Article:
It's no coincidence that "nauseous" derives from the Greek word, Vαῦς, for "ship." If you've ever been on a cruise, especially in the middle of the ocean during winter, then you know exactly what we are talking about -- and it's not pretty.
Cruising is supposed to be fun, easy. It's supposed to be a mindless vacation, filled with a never-ending buffet, all-you-can-drink bar tab and open hot tub. But, if you're one of those many vacationers sensitive to the movement of a ship, then you know how easily seasickness can ruin a good time.
Whether you're in a car, on a plane or ferry, the causes and symptoms for motion sickness are the same. Even if you're on huge boat with thousands of other people, it's still possible to become nauseated from a few rocks of the boat. How is that?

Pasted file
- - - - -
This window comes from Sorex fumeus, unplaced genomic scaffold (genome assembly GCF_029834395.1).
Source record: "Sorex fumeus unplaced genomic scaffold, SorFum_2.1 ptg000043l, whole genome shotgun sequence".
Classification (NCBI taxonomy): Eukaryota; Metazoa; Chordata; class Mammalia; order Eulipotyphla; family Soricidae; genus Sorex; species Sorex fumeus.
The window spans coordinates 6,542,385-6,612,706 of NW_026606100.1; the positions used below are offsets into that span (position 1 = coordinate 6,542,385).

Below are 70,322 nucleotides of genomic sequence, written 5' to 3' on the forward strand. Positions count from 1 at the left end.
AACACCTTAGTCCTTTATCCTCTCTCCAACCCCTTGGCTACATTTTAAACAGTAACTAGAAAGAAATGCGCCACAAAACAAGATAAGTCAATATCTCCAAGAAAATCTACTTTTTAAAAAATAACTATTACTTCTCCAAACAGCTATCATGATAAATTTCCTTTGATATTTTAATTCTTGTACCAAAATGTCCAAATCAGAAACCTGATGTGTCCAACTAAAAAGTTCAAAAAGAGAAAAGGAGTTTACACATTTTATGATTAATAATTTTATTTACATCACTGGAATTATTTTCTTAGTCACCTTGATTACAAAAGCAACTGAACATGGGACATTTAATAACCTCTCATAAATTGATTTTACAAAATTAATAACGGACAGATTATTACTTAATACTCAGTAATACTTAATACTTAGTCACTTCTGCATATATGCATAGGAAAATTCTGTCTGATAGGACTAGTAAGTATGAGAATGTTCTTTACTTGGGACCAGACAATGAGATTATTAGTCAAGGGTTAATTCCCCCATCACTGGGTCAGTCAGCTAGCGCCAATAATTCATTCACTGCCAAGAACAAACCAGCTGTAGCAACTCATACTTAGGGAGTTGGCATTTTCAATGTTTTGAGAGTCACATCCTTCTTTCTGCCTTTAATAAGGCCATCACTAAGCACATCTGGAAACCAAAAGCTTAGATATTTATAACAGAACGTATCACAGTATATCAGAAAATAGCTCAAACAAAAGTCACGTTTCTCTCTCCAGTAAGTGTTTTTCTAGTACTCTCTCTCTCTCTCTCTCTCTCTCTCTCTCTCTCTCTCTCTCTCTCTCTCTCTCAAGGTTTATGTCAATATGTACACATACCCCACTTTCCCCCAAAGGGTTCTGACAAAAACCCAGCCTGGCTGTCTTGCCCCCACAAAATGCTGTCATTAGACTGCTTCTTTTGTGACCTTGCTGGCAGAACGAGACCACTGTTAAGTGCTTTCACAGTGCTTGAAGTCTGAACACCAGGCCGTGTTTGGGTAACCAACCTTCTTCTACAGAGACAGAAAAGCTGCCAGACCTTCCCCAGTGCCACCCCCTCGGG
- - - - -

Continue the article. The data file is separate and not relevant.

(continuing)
According to WebMD, this happens when one part of your balance-sensing system (like your eyes, inner ears and sensory nerves) knows you are moving, but the other parts don't.
For example, if your inner ears, which are responsible for balance, sense you are moving, but your eyes can't make that connection while at sea, your brain senses a "conflict." "That sensory conflict is believed to be the basis for motion sickness," said Dr. Steven Rauch to SELF.
Fortunately, there are plenty of ways to combat seasickness.Here's how things like the type of cabin, food and even posture can influence seasickness. Scroll through above to see our top tips.
Related: Cruise ship workers reveal their biggest secrets